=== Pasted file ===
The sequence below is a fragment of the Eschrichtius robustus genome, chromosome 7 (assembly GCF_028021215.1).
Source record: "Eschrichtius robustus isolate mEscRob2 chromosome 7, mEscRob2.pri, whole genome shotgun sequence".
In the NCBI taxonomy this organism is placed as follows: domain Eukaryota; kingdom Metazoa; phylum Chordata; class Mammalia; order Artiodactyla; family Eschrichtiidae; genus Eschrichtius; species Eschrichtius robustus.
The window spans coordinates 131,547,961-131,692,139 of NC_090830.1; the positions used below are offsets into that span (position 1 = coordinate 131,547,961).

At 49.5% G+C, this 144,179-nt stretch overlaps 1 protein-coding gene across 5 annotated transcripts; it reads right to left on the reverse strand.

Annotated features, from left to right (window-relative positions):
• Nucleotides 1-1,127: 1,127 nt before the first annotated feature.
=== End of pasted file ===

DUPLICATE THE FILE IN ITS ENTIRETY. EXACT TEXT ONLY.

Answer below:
The sequence below is a fragment of the Eschrichtius robustus genome, chromosome 7 (assembly GCF_028021215.1).
Source record: "Eschrichtius robustus isolate mEscRob2 chromosome 7, mEscRob2.pri, whole genome shotgun sequence".
In the NCBI taxonomy this organism is placed as follows: domain Eukaryota; kingdom Metazoa; phylum Chordata; class Mammalia; order Artiodactyla; family Eschrichtiidae; genus Eschrichtius; species Eschrichtius robustus.
The window spans coordinates 131,547,961-131,692,139 of NC_090830.1; the positions used below are offsets into that span (position 1 = coordinate 131,547,961).

At 49.5% G+C, this 144,179-nt stretch overlaps 1 protein-coding gene across 5 annotated transcripts; it reads right to left on the reverse strand.

Annotated features, from left to right (window-relative positions):
• Nucleotides 1-1,127: 1,127 nt before the first annotated feature.